Tinder’s new update lets you send reactions, but will it prevent harassment?
Tinder’s blog says that the new reactions will allow you to express yourself to the one you fancy. To get that plan in motion, Tinder roped in comedian and actress Whitney Cummings to help launch the feature. Cummings said, “Sometimes men need a little guidance when it comes to communicating on dating apps. And by a little, I mean a lot. Knowing I'm an expert on d********s, Tinder reached out to me for help. I teamed up with the awesome, smart, bold women of Tinder to develop a new product that helps you tell guys how you really feel.”
Tinder calls it the Menprovement Initiative. Tinder requires that both people must “like” each other on the app before any conversation happens, but it still does not weed out weirdos. Dating apps allow people to safely block or tell someone that they do not like the way a conversation is heading – they eliminate the fear of physical assaults.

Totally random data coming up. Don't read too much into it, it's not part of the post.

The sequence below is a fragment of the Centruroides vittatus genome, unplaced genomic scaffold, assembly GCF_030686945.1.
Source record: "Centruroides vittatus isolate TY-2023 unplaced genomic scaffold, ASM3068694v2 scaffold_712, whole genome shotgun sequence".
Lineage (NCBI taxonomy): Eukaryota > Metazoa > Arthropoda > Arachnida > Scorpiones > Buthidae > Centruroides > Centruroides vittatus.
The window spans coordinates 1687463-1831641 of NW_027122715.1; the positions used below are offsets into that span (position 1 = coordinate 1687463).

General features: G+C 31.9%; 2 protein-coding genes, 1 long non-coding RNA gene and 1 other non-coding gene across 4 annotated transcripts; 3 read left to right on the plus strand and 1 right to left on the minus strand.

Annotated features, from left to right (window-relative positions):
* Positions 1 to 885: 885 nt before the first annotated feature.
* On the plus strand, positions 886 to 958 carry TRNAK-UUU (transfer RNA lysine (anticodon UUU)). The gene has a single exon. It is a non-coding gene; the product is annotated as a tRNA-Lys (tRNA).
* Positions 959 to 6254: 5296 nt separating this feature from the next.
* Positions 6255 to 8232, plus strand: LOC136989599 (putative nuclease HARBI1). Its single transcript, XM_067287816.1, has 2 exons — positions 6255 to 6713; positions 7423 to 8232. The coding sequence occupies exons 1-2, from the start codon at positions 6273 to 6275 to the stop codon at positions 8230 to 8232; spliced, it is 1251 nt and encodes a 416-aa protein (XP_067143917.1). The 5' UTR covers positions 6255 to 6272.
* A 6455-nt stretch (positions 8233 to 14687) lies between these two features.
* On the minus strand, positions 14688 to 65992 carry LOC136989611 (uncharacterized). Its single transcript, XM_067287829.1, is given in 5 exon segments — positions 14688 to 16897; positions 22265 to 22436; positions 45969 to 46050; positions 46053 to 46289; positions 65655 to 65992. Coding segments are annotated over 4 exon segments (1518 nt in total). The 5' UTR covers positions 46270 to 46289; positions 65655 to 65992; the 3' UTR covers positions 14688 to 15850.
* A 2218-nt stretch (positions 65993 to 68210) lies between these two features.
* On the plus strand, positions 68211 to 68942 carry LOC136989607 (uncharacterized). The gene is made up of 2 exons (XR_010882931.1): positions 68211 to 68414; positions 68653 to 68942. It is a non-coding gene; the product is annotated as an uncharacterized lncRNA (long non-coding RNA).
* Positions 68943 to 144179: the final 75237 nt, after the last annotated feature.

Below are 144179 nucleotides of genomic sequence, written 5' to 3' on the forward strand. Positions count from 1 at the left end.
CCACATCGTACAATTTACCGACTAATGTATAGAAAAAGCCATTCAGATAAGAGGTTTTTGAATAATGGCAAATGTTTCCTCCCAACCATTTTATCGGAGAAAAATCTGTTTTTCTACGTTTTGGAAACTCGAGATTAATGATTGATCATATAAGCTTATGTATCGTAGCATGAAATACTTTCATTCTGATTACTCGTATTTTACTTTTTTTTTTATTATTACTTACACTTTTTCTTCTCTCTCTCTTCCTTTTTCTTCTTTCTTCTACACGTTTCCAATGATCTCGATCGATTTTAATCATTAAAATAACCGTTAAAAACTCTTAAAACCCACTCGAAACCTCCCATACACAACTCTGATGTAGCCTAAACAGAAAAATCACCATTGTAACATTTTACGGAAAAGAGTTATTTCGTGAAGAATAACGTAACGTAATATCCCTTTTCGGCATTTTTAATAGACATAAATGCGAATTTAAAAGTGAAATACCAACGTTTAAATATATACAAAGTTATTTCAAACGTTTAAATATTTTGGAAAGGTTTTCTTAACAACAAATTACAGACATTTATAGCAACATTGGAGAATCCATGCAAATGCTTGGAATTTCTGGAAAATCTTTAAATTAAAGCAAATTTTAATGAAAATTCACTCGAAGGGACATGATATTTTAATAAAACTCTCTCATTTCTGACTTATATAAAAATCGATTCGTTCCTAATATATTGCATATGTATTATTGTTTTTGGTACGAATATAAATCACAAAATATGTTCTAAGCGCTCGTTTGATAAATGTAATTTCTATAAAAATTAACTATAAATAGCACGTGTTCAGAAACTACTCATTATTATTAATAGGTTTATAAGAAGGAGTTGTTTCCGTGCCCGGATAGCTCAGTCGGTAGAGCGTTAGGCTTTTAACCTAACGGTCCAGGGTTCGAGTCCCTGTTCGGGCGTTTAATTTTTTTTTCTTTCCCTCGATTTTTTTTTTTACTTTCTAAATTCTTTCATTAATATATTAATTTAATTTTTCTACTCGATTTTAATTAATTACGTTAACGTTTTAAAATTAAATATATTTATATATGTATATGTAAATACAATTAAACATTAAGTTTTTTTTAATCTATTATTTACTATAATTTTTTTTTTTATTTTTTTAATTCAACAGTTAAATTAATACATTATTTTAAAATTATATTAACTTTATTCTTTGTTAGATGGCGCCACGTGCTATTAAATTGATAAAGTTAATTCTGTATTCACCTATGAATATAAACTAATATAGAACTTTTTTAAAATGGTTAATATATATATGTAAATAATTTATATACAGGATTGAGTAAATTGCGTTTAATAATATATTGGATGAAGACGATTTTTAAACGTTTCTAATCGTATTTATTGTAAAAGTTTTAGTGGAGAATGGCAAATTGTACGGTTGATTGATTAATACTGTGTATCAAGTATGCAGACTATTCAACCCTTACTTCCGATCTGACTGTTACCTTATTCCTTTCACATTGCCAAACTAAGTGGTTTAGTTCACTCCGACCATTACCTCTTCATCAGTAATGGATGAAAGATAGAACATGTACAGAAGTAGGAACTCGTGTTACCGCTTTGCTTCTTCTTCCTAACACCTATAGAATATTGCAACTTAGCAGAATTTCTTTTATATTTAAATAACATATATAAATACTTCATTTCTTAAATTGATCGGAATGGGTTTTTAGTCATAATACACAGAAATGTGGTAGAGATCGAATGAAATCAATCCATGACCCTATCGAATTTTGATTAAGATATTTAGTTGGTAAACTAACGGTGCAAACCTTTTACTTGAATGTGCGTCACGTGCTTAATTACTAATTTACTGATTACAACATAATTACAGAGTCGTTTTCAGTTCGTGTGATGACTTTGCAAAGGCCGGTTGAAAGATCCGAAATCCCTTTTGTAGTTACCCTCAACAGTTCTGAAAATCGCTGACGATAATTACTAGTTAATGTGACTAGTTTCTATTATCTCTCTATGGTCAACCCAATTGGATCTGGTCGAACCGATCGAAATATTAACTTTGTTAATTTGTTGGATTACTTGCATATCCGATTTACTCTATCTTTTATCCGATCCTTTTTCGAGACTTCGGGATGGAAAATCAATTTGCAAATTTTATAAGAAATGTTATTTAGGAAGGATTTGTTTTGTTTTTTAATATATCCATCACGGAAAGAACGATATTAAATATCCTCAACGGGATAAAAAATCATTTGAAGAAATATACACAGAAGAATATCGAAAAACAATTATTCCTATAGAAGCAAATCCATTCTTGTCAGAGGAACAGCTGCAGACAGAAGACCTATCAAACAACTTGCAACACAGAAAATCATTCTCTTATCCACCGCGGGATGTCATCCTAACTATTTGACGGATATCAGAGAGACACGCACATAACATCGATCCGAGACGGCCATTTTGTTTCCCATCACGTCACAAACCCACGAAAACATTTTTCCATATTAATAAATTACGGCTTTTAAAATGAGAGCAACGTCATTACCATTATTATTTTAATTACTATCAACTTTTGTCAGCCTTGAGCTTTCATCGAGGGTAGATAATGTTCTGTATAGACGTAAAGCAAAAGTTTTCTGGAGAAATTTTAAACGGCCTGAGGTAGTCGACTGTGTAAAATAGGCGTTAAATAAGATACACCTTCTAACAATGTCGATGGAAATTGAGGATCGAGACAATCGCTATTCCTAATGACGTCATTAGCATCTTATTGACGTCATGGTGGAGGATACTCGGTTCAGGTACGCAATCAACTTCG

The new reactions are a quicker way to convey messages and emotions at any stage and include a wide range of behavior. According to Tinder, the reactions include - “a gentle nudge (say “ball’s in your court!”) to a warning (send an eye roll) to a bold gesture (throw a drink in their face). In our fast-paced world, what woman has time to respond to every act of d******y she encounters? With Reactions, you can call it out with a single tap. It’s simple. It’s sassy. It’s satisfying.”
Another feature, widely touted as the “three strikes” is a lot like baseball. You’re given three warnings by a user and following that, you can’t be in touch. Incidentally, women have access to a lot more reactions than men – such as the martini throw and the eye roll.
The move comes at a time when violence against women is on the rise. There are well documented cases of men being downright disgusting in their approach to women and a potential date. Tinder’s new update plans to set “messaging standards to all users to set the tone and promote best practices.”
But can the new animations actually help in cutting down online harassment?
The Verge points out that the reactions “turn people’s inability to treat women as actual humans into a joke.” When someone sends offensive messages to another, a cute emoji or an animation of spilt martinis don’t seem to cut it. They are unlikely to be chastised by any virtual reprimands on a dating app.
For creeps, weirdos and perverts one can always block, or use those two words.